$1M grant to be used to develop national models for fighting opioid epidemic
NEWS RELEASE: Bill Bangert, Public Information Officer (Edited for Loveland Beacon by Chuck Gibson)
CINCINNATI, OH (April 13, 2020) – A three-year, $1 million grant is being used by Jennifer Lanzillotta of the University of Cincinnati College of Nursing to implement evidence-based practices and develop potential models for communities for use in the fight against the opioid epidemic.
Jennifer Lanzillotta and Tasha Turner-Bicknell of the UC College of Nursing during their poster presentation at the March RCORP meeting in DC (Provided)
Lanzillotta is implementing the grant in one of the areas hit hardest by the opioid crisis, Highland County, Ohio.
The grant comes via the Rural Communities Opioid Response Program, a multiyear initiative supported by the federal Health Resources and Services Administration to address barriers to access in rural communities related to substance use disorder, including opioid use disorder (OUD). With this funding, UC’s Lanzillotta helped launch the Highland County Collaborative Opioid Response Implementation Project (or CORE) in the fall of 2019. She says the project’s goal is to build an infrastructure to transform OUD in an at-risk medically underserved community.
“Through the CORE planning grant we identified several gaps in the community in prevention, recovery and treatment services,” said Lanzillotta. “We are trying to address those gaps by bringing entities together in partnership and coordinating care; leveraging state, federal and local resources; increasing access to care for those suffering from OUD and decreasing fatalities through naloxone distribution.”
Lanzillotta works as a certified registered nurse anesthesiologist at Highland District Hospital (HDH) in Hillsboro, Ohio, about 60 miles east of Cincinnati. People living in this area are predominantly of Appalachian descent, a population that has seen a steady increase in substance abuse for the past two decades and continues to experience higher rates of OUD and overdose deaths than non-Appalachian areas. Highland County is ranked No. 196 on the list of the top 220 counties nationwide identified by the Centers for Disease Control and Prevention as being at risk for HIV and hepatitis C infections due to injection drug use. The hepatitis C infection rate in the county increased more than 100% from 2010 to 2015, and continues to rise each year.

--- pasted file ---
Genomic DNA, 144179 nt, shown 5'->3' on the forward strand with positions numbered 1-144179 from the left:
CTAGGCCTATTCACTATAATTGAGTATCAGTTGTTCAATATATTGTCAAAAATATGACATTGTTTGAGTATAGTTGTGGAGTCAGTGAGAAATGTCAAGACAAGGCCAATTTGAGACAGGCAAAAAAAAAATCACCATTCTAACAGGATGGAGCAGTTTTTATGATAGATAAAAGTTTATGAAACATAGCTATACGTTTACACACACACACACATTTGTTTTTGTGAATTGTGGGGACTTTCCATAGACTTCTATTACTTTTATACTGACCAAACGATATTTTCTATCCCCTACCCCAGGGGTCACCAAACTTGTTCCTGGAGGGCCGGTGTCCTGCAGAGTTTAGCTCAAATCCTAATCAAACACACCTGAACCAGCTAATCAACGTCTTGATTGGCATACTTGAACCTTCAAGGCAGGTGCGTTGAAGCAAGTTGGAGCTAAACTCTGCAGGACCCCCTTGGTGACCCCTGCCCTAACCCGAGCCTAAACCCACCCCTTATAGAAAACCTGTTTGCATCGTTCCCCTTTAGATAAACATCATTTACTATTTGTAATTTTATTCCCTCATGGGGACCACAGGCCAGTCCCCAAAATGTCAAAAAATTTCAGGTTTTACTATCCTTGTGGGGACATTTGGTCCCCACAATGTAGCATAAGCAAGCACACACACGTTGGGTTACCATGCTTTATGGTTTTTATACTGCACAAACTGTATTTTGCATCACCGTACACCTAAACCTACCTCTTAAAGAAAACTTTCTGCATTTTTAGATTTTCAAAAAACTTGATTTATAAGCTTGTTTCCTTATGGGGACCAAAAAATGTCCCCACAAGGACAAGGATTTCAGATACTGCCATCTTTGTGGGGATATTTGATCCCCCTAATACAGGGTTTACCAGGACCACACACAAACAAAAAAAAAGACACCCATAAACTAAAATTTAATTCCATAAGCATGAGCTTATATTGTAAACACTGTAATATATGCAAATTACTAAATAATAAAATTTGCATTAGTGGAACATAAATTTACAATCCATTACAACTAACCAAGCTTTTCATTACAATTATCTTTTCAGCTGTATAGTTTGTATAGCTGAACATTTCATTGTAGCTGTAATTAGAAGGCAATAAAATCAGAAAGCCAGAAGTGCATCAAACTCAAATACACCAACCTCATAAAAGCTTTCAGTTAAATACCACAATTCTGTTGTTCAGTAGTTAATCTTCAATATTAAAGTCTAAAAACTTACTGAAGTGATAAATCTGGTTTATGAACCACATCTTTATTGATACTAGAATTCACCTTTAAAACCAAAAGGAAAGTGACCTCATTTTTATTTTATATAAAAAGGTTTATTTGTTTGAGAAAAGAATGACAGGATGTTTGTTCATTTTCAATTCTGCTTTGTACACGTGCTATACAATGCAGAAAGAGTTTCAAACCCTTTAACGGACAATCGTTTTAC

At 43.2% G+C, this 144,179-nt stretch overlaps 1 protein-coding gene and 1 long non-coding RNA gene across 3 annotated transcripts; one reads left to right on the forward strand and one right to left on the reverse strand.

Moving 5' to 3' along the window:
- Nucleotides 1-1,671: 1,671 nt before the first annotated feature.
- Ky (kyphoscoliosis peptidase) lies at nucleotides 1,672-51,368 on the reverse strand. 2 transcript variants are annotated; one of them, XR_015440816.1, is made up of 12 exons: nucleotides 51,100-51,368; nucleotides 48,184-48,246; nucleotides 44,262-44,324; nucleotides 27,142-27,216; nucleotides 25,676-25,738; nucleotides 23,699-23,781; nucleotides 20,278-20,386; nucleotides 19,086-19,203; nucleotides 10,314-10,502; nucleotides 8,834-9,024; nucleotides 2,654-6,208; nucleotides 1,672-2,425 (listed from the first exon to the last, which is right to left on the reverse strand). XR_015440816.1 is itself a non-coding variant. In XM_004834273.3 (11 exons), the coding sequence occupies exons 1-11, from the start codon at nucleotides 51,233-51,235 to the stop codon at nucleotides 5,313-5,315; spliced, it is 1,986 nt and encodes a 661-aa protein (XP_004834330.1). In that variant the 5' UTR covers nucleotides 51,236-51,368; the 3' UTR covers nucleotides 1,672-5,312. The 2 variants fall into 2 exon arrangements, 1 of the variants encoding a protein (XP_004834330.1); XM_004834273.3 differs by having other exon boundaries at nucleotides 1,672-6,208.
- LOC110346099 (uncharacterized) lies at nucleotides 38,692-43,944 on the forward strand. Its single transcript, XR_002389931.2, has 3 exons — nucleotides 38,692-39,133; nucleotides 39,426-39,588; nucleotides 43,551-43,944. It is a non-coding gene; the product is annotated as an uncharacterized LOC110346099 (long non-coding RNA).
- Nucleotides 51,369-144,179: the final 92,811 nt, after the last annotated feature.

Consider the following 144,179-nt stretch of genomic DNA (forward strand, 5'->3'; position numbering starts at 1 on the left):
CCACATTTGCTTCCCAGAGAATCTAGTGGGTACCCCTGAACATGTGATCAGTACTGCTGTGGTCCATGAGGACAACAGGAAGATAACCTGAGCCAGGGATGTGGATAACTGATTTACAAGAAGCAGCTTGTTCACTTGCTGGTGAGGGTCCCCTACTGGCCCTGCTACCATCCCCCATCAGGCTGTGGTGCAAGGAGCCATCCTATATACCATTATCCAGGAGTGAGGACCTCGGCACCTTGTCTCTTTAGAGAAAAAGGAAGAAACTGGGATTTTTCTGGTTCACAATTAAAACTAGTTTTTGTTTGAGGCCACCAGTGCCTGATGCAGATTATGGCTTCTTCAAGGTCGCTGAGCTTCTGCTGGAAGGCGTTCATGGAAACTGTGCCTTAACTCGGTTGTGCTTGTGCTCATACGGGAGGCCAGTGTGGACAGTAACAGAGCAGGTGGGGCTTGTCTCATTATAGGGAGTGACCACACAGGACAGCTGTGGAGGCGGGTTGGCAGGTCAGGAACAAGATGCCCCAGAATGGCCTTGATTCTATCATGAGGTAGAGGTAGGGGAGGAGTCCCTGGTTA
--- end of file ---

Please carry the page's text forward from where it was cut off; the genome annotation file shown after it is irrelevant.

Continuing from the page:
CORE features three members in addition to the UC College of Nursing: the Highland County Health Department, REACH for Tomorrow and HDH, with each group having individual leaders on their project team. Lanzillotta says they meet on a regular basis and each representative goes back to their specific organization and implements the plans that are made.
Highland County North Joint Fire and Ambulance District assistant chief Erica Miller-Hurless at the Leesburg Station, a naloxone training and distribution location. (Provided)
REACH for Tomorrow, which stands for “restoring, educating, advocating, collaborating and hope,” is a faith-based, community behavioral health nonprofit with a mission of bringing restoration to individuals, families and the community through a variety of counseling services. In the CORE project, the organization works with the Highland County Health Department to obtain and distribute naloxone kits. It also partners with Highland County Quick Response Teams (HCQRT) to connect all known overdose patients to treatment.
The HCQRT is a confidential service that assesses a person’s physical and mental health, support systems and legal status. It also offers recovery and sober living options while connecting persons to treatment to eliminate causes of abuse and promotes community-based clinical intervention.
Lanzillotta was recruited to work at HDH by Meghan Johnson, a clinical faculty member in UC’s nurse anesthesia program and who is a recipient of the 2020 Florence Nightingale Award for Excellence in Nursing, presented by the UC College of Nursing. Other UC researchers assisting Lanzillotta in this project include Joe Perazzo, Angela Clark and Tasha Turner-Bicknell.
In all, the Health Resources and Services Administration implemented 100 grants to groups across the country that run through the end of September 2022. The grantees recently met at a conference held in March 2020 in Washington, D.C., “Rural Communities Opioid Response Program 2020: Addressing the Opioid Crisis Through Sustainable Community Action.” More than 600 people attended, including people from implementation, planning and medically assisted therapy groups.
“This conference provided a forum to share ideas, successes, innovative new processes and lessons learned,” Lanzillotta said. “It is a great way to network with other grant recipients across the country. It is also good to know that you are not facing these challenges alone.”
Lanzillotta says one of the biggest challenges of this ambitious project is changing mindsets and perceptions of people with OUD.
“I think the biggest thing we can do is get out knowledge about the disease of addiction so that people understand it’s a disease of the brain,” she said. “It’s just like diabetes, high blood pressure, heart disease — it’s a chronic relapsing disease. Once people understand that, then you can start talking to them about what kind of treatments work, why they work and how to help people with this disorder.”
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